Persistent Dust

     "I like the idea of all ," Melody, our company's information analyst said to the group during our first team meeting of the year. "But, I just don't see myself included there in the list." Her eyes shifted to the screen where our team's mission statement was displayed, the words "for all" highlighted with a list underneath:  Students Teachers Leaders  Community     The director, who'd been leading the meeting, was quiet for a moment. "I see what you're saying," she said finally, with a slight touch of impatience in her tone. "But when we wrote this together, that's why we added the word community ."      Melody, not one to end an argument after just one rebuke, seemed to be calculating whether or not a lengthy dissertation was worth the effort to change the already-agreed-upon mission statement. Before she could decide, another hand raised. It was Kashif, a new member of the team who'd just been introduc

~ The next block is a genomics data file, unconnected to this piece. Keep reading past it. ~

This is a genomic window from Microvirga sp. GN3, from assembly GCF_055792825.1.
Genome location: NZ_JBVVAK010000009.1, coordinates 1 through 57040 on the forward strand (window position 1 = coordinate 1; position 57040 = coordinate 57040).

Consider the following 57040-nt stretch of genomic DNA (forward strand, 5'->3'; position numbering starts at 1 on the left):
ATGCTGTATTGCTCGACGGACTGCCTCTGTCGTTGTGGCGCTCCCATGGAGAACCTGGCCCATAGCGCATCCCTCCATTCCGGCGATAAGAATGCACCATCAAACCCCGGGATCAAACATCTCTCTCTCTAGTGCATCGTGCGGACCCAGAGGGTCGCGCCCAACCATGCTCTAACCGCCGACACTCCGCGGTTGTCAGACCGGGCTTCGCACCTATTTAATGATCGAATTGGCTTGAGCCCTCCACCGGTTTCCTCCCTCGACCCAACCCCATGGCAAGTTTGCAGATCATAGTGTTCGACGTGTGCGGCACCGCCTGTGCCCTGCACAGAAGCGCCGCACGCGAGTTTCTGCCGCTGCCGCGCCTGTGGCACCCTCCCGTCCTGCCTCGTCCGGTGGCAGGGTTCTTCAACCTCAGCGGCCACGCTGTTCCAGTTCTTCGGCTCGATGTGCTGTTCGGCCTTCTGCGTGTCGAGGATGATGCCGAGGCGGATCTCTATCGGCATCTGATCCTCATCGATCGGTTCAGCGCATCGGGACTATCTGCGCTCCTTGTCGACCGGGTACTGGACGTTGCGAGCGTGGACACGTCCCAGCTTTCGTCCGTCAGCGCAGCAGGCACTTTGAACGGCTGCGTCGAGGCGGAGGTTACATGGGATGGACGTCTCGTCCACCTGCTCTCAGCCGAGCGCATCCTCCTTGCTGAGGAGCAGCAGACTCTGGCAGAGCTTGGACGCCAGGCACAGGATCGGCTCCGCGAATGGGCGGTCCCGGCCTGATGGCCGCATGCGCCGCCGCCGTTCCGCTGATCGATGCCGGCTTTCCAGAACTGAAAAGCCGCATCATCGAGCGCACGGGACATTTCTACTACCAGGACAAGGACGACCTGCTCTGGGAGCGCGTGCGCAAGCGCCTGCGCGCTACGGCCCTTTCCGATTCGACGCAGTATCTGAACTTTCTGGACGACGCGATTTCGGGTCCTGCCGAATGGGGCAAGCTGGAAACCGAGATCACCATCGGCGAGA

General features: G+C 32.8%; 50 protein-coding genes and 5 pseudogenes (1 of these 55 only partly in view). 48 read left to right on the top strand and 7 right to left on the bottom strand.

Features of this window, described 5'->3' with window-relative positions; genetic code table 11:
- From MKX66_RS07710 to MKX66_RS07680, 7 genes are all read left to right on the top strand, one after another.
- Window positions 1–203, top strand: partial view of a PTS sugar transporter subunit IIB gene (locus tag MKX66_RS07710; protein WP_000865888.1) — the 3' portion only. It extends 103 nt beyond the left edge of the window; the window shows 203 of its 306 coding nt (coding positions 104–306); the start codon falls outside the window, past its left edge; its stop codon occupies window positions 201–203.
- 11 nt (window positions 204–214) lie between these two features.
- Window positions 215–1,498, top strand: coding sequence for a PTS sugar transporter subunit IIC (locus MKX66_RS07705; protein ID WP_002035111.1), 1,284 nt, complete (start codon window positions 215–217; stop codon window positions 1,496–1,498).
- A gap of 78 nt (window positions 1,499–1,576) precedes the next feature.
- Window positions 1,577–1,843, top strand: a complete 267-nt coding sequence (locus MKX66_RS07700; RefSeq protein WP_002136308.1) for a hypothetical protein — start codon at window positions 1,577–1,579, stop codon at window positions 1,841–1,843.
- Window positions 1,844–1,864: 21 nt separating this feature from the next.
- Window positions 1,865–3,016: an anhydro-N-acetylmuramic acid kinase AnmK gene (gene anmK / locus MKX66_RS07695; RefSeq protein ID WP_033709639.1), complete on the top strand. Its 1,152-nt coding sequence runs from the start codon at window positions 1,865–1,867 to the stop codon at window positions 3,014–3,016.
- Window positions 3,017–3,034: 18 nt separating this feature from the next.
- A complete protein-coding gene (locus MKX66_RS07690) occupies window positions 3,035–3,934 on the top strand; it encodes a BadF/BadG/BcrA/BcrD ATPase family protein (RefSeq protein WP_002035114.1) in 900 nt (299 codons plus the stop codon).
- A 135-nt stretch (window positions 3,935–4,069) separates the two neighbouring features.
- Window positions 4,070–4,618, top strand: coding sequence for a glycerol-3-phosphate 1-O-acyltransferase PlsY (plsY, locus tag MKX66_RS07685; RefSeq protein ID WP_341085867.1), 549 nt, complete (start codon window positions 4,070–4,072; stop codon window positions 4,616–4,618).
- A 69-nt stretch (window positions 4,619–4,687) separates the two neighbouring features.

The Gift of Not Scratching Itches

 It's awfully cliche to say "find the gift in everything," but what if cliches weren't so . . . cliche? What if we thought of them as a kind of reminder that are repeated so much because they matter so much?   I've been working on following, what I like to call, my "pings" lately; those little bursts of intuitive insights that I've pretty much ignored my whole life.  It's a little twinge in my gut and subtle mental whisper that I should take a different street home today rather than my usual route, or that I should take a moment to call my 94-year-old grandma.  Sometimes it's even an internal nudge to wear this shirt instead of that one.  Something is trying to guide me.   I figure I should listen.  Today I got a ping to email a teacher who attended a recent PD session I and two colleagues offered. In the session, this teacher was particularly cranky.  Not cranky in the sense that she was having a bad day, but in the sense that she had an itc